Perhaps more than any other prominent band in the genre’s history, Korn recklessly fucked with the formula for what can still be represented under the metal banner. Having already spearheaded the entire nu metal movement in the 90s, the Boys From Bakersfield famously mixed it up once again with 2011’s The Path Of Totality, bringing in a host of big-name dubstep DJs to create another new take on the sound. Is metal due another big musical shake-up? Jonathan Davis weighs it all up for us.
How do you feel about the way heavy music has evolved since you started your career with Korn nearly 25 years ago?
“I feel fucking great about it. It’s been amazing. I love that we were part of something that showed up-and-coming musicians that you didn’t have to go out and play traditional heavy metal music or traditional rock music, and that there were different ways to do it. After the early 90s, all these crazy subgenres of metal popped up. For me, our music has always been about experimentation and doing something different every time. That’s what Korn has always been about. Obviously we go back and we touch on things we did in the past, but we have always wanted to push forward because it’s challenging. If you’re a musician, you shouldn’t want to do the same thing over and over again. It works for some bands, I guess, but not for us. Looking back and seeing how everything has evolved, it’s been amazing to be involved with that and watching all these subgenres popping up. It’s fucking awesome.”
Do you think there’s a danger that people will run out of credible things to mix with metal?
“It’s up to the listeners to decide what works and what doesn’t. All these bands can do all kinds of different hybrids but kids have bullshit detectors and they can hear if it’s for real or not. You win some and you lose some. Some bands can do it and take off, and others have no success at all. All you can do is try to do new shit.”
Is evolution essential to keeping the metal scene alive?
“Yeah, I think it is, but I also think metal evolves naturally. I like the fact that it keeps evolving. It needs to evolve because when I hear all this new shit, it excites me as a fan. I get really excited when I hear something totally cool or different. I’m always waiting for that. The old-school metal thing, that’s always gonna be there because it’s about a lifestyle and not just the music. But I like to hear as much cool new shit as I can.”
Do you think community and tribal loyalties are still important in the metal scene today?
“It was super-important when I got into this, for sure. It was super-competitive in the early 90s. With us and Limp Bizkit and Deftones, the bands had to pull together and do everything we could to break this shit big. Pop music was dominating everything but we all pushed together and tried to build a scene. That was really important and I hope that’s still happening.”
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You’ve always embraced technology as a band, but how do you feel about social media?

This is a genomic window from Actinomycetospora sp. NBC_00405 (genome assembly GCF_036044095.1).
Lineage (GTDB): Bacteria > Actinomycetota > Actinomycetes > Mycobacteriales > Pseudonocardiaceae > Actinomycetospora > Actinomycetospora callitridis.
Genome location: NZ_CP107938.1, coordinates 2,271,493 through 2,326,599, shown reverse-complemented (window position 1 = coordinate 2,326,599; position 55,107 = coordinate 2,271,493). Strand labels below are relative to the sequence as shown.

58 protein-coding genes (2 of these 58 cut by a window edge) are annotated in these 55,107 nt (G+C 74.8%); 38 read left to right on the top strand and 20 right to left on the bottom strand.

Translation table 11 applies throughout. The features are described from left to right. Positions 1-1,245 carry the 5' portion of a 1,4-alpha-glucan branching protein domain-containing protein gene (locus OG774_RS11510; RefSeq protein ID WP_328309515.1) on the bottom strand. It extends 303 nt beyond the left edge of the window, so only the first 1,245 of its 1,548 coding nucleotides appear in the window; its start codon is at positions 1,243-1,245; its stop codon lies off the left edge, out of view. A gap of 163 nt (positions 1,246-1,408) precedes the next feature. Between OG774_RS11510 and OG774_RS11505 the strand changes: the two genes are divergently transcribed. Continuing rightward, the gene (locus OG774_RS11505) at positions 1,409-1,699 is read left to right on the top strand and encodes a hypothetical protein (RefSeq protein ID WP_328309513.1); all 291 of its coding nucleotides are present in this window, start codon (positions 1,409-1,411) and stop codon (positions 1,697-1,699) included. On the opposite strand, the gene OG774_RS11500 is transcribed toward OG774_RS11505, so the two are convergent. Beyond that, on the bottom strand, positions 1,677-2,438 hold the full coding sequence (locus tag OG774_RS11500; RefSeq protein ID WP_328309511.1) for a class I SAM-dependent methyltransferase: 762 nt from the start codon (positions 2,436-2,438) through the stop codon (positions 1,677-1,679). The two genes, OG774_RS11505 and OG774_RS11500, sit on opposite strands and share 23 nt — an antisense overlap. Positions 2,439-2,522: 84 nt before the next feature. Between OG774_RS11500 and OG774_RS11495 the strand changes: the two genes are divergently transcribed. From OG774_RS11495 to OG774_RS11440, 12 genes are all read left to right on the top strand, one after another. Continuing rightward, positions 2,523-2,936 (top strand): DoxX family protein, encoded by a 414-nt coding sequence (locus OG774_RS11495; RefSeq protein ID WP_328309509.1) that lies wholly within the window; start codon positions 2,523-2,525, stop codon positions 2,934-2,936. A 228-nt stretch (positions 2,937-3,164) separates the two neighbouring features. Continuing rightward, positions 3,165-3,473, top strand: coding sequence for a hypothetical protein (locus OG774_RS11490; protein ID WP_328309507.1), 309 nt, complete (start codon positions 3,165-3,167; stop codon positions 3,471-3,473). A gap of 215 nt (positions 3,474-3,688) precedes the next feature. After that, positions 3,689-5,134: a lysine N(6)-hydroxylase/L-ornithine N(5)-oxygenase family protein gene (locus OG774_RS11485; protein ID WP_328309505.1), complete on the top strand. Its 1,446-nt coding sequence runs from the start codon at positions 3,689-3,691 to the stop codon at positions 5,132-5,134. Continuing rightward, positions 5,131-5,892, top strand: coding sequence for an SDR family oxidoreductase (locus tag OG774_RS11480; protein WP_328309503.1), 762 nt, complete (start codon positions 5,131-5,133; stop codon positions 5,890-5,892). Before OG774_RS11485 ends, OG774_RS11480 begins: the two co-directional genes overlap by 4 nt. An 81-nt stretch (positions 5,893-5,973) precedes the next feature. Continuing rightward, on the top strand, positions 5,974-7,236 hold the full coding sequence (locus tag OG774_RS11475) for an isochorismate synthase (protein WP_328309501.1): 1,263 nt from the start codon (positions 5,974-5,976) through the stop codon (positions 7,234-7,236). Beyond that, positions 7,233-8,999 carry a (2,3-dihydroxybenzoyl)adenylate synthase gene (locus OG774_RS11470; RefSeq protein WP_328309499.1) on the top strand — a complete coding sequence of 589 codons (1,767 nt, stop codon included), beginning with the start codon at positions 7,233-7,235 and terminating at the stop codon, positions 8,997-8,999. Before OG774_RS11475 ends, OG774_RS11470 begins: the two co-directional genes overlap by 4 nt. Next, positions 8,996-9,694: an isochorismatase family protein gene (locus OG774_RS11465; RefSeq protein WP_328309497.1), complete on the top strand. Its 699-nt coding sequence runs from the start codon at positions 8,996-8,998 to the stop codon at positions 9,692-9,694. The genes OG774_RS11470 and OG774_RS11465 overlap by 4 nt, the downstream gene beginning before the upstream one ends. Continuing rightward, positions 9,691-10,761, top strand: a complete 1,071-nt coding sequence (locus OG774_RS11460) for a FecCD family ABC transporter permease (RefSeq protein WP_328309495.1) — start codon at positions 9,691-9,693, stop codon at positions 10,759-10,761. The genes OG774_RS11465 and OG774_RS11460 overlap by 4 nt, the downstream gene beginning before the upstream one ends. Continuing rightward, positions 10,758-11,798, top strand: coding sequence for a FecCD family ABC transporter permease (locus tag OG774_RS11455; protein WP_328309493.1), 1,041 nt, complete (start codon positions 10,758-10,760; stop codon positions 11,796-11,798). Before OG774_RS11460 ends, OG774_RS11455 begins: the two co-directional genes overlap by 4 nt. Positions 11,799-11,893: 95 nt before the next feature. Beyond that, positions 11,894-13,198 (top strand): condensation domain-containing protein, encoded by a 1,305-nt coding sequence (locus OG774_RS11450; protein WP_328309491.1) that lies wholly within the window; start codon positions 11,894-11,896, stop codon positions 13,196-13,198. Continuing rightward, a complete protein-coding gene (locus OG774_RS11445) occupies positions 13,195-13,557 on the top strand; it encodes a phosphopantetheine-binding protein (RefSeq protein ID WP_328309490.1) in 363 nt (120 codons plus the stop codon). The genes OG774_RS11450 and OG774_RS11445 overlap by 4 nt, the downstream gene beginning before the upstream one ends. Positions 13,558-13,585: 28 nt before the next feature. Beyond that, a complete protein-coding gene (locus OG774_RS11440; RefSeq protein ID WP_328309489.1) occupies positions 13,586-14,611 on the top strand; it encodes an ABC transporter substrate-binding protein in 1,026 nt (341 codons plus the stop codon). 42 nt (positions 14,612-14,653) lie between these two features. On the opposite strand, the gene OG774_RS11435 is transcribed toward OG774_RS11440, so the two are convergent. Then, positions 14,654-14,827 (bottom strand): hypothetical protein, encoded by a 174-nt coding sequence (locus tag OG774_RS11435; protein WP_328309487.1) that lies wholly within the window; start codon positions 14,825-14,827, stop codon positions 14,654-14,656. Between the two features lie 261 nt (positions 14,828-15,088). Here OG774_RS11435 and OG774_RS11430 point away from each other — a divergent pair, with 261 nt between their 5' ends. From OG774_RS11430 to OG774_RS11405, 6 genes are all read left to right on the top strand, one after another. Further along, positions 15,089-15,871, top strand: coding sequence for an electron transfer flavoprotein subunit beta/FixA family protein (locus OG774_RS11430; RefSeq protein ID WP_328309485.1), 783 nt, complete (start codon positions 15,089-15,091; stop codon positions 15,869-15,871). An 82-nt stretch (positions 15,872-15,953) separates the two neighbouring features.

“It all makes me sick. This generation now makes me want to fucking puke! Ha ha! Everybody’s constantly staring at their cellphone and they’re on social media, taking videos of shows, instead of enjoying life and enjoying music. There’s no gratitude for the effort and passion that the artists put into their music, because it’s all just expected. Kids get everything instantly so it’s all instant gratification and then onto the next thing. Everything’s too easy and available and kids’ attention span has gone. It’s fucking horrible. I know I sound like my grandfather when I say this stuff, ha ha!”
Do you think the fact that a lot of young fans are discovering vinyl will make a difference?
“Well, that’s what I do with my kids. I sit ’em down and we listen to an entire album. We need to keep that going on! That vinyl experience was such a big deal for all of us growing up. I want my children to know how we did it back in the day. There’s something ritualistic about picking up a record or a CD and putting into the player and looking at the artwork and actually holding something. I miss that ritual but it’s starting to come back. I sign more vinyl records at shows than anything else, so I think there’s a light at the end of the tunnel.”
Are you glad you didn’t start your career in the 21st century?
“Yes! These days you’ve got to deliver over and over again. You’ve got to be constantly doing something insane on social media. It’s not like the old days when we had magazines and MTV. These days it’s all about how many fucking followers you have and it fucking sucks… but that’s just my opinion. It’s a necessary evil, I guess.”
Will the President Trump era bring us lots of killer angry music?
“I’m expecting lots of angry-ass music. How could it not cause that? It’s a totally ridiculous situation.”
You’re known for keeping your finger on the pulse, so what’s next for heavy music?
“We’re just waiting, man. We’re sitting here and just waiting for that thing to happen. Personally, I’ve been really getting into and listening to old-school funk and shit like that, and I’m just waiting for some heavy stuff that has that spirit. You’ve just got to keep your ear on the street, man. That’s what I do. The kids always bring me new stuff, I’m always checking stuff out on Soundcloud… it’s just anything that’s inspired. I want to hear what inspires you. Don’t just rip something off, find out what inspires you and use that to make something different. I hope something new comes out because it’s about time.”
The Serenity Of Suffering is out now via Roadrunner. Korn play London’s Brixton Academy on August 23, Reading Festival on August 26 and Leeds Lestival on August 27
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